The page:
Wednesday, June 23, 2010


The current imbroglio about General McChrystal, and his and his aides’ comments reported in Rolling Stone is converting the conduct of the war in Afghanistan a human interest story about boys’ locker-room trash talk and a political gab-fest. Which means that we have lost—whatever that means—a war which we cannot win—whatever that means.

For what it is worth, I think that the general’s remarks were motivated by two concerns. One, although he persuaded the President to adopt his strategy and tactics, and provide more troops (30,000 instead of 40,000 but deemed sufficient), he did not accept the President’s policy of an effort limited in purpose and resources, and having a deadline. In short, he either hoped that success would buy an extension or marched off in radical disagreement with the President’s policy. Two, success having eluded him and conditions on the ground deteriorating, he wants to be fired rather than either quit his command or face defeat on his watch.

What did McChrystal do in the war? He signed up for something in which he did not believe and then wanted out when the going got rough and tough. Thus, his and his aide’s name-calling and denigrations of others are the prelude to blame-shifting.

There are more major lessons to be learned from our recent experience with counterinsurgency (“COIN” as it is called) warfare than I have the time or talent to enumerate. I note a few.

First, the Constitutional provision giving civilians control of the military wisely recognizes that warfare involves more than military strength and thus cannot be trusted entirely to generals and admirals. But it also implies that politicians must assess the more-than-military aspects of war before committing to it. The Constitutional provision requiring Congressional approval wisely recognizes that Congress is better positioned than the President to recognize these more-than-military aspects of war. The capacity of Presidents—I have in mind Johnson and Bush—to manipulate Congress into approving hostilities constitutes a serious threat to the democratic enterprise not only abroad, but also at home. The results of such presidential adventurism have been ruin all around.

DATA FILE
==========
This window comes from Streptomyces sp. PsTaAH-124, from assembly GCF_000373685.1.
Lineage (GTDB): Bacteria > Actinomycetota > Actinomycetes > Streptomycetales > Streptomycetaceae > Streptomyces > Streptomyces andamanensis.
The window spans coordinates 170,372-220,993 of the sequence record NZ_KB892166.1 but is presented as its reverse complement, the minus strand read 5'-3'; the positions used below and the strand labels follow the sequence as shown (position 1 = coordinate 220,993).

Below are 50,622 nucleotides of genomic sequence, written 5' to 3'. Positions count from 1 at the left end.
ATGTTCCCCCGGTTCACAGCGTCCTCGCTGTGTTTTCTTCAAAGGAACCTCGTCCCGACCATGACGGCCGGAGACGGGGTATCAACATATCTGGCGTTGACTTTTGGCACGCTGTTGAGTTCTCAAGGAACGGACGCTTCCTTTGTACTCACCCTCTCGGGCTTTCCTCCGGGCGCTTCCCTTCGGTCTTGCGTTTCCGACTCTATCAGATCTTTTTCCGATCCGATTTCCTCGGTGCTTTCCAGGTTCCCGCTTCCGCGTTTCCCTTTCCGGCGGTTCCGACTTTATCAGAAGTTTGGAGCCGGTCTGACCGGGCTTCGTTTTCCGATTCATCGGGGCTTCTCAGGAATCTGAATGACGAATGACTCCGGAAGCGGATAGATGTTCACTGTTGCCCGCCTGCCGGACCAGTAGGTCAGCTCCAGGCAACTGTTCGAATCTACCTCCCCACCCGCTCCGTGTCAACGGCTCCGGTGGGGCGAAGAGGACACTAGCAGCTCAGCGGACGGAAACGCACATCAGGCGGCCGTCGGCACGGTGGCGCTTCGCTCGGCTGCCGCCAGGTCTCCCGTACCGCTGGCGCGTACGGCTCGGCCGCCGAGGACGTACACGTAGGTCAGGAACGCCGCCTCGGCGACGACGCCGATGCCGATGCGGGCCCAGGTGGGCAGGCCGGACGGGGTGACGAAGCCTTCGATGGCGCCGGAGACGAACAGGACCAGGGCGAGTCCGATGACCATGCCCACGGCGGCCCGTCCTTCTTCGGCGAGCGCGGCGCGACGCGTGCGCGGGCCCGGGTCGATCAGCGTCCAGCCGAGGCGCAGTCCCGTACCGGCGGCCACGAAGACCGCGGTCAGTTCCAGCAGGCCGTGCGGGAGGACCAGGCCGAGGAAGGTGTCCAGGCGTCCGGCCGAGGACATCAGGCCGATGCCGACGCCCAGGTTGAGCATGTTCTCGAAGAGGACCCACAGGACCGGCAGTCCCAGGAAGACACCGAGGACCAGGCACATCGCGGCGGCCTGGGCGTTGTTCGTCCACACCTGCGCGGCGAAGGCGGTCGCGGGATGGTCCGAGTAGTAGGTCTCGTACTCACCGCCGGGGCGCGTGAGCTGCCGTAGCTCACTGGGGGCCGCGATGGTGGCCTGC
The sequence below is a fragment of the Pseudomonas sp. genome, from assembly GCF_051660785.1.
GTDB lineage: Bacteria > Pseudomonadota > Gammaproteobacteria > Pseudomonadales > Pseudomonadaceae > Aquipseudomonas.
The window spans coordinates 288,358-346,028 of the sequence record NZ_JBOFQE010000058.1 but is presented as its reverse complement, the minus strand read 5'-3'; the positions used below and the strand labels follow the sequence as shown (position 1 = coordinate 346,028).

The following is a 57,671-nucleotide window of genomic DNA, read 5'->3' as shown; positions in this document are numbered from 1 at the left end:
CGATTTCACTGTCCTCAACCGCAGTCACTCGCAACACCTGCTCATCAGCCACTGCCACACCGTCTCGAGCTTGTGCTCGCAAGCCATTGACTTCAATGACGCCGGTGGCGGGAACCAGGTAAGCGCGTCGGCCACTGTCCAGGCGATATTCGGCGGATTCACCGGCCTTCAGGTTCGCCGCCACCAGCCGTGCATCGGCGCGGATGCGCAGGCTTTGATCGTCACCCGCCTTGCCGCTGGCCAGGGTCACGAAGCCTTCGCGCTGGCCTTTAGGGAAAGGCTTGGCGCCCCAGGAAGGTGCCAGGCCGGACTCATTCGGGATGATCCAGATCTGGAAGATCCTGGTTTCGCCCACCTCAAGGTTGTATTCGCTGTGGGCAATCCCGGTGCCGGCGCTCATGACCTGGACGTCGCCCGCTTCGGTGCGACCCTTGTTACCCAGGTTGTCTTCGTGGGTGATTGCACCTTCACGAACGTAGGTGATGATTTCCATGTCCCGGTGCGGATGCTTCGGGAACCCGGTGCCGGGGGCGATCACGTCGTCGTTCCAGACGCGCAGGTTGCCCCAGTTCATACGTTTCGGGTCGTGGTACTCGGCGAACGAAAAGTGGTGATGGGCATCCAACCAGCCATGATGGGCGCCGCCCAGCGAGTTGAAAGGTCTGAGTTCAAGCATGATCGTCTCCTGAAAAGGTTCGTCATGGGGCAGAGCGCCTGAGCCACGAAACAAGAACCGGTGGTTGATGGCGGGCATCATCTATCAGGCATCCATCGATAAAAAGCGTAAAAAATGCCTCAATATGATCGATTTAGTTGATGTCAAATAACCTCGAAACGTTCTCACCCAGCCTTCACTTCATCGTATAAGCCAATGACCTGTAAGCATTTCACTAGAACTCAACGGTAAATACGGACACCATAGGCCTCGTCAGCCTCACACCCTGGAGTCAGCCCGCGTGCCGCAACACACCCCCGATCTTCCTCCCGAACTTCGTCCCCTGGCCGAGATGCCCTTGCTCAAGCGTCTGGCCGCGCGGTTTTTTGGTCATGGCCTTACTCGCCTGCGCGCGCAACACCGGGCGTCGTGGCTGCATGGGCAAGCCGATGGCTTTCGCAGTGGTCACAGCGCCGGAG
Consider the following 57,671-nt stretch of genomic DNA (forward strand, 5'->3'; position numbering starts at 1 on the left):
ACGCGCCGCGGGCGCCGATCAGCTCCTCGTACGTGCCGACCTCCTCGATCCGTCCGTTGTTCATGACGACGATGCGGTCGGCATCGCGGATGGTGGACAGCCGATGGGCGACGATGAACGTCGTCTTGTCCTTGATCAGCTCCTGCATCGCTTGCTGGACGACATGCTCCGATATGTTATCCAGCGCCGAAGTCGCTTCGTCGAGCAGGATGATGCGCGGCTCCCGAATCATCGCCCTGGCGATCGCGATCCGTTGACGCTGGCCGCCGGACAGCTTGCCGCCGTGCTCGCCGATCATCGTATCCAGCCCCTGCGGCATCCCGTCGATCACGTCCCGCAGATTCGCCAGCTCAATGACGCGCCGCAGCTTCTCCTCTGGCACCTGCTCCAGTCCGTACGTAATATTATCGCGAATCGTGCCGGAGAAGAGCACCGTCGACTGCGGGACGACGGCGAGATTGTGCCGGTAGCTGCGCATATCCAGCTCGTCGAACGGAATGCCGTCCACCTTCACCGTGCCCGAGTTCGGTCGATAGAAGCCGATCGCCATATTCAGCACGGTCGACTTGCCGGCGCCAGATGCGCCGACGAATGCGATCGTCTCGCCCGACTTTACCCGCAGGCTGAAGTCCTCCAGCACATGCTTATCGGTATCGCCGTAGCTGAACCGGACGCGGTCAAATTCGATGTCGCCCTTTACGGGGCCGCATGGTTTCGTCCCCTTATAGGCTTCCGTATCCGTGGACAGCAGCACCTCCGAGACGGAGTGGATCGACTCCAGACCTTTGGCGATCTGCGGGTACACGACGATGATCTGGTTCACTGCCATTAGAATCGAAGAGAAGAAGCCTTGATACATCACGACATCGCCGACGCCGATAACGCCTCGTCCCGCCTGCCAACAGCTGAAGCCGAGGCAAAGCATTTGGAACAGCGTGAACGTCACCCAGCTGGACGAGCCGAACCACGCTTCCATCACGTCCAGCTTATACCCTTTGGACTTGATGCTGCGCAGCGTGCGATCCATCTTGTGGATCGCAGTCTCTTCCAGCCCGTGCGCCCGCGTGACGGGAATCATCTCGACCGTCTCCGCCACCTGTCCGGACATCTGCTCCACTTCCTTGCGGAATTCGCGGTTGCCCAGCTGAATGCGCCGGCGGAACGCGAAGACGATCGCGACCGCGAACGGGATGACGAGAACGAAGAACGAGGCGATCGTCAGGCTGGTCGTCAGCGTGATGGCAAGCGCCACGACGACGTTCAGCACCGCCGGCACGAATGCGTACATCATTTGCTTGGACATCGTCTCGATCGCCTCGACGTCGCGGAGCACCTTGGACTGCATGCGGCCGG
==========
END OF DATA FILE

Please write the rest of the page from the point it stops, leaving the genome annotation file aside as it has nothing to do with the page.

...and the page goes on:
Second, whatever our reasons for engaging in COIN warfare, we must ensure both that they are congruent with those of the country in which we would engage and that that country wants to “win,” or succeed, as much as we do. We cannot succeed in a war which our putative ally does not want to win.

Three, whatever our strategy or tactics for engaging in COIN warfare, we must ensure that the ally which we assist is representative of and has the respect of its people. We cannot hope to succeed if we are, in fact, assisting a government either corrupt or incompetent. (I note that both the Vietnam War and the Afghanistan War involve leadership more interested in its self-aggrandizement than in securing the country, even the government itself, from its enemies. Generals like Mullen, Petraeus, and McChrystal should have learned these lessons but appear not to have done so. If McChrystal had, he might have said, “Sir, without your strategy and tactics for winning in Kabul, my strategy and tactics cannot win in the field.)

Four, to develop the tag line of “War Games,” the winning move is not to play. The best way to “win a war” is not to fight it but to prevent it. If we have a trillion dollars to fight a war, perhaps we should have a trillion dollars to assist nations develop themselves in ways which, in benefitting themselves and their people, benefit us.

Getting out of Afghanistan will require more courage than staying in. We are good at doubling down on more of the same with no better prospect of a good outcome for anyone. We are bad at cutting our losses (and theirs). But if we call for withdrawal from Afghanistan, we should call for ways to help whatever government emerges restore its country. We have to run the risk that it will bite the hand which now wants to help it.

Such did not happen when “godless communists” routed us from Vietnam; they wanted to be our friends, as they had wanted to be our friends in 1945. We had to fight with those who sought our friendship before we could become friends—not my idea of a smart foreign policy. The parallel to Afghanistan is not so evident, but I think that it is still there. For I think that Afghanistan is more nationalistic than Islamic. Even so, I think that Islam is no more monolithic today than we thought communism was monolithic decades ago. Indonesia is a case in point. So let us deal with Islamic countries one at a time.


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